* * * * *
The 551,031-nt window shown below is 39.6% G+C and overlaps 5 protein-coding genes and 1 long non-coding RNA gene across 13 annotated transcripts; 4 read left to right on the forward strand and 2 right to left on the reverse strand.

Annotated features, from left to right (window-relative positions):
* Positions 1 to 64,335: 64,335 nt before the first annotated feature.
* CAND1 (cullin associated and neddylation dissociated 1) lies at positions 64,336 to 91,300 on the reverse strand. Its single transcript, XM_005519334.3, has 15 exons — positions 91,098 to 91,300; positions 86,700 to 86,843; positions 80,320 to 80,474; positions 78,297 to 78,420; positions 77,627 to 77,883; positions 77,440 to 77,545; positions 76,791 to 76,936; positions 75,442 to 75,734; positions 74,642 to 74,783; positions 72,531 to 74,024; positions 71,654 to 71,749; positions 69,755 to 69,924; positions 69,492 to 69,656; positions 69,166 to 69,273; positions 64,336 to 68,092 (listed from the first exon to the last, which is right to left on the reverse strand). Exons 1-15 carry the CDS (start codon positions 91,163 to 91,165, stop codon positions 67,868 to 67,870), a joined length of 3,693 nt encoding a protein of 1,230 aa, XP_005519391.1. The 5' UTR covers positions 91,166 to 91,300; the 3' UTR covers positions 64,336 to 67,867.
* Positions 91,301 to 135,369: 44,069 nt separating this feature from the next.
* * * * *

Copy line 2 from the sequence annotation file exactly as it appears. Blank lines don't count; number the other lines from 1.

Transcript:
Annotated features, from left to right (window-relative positions):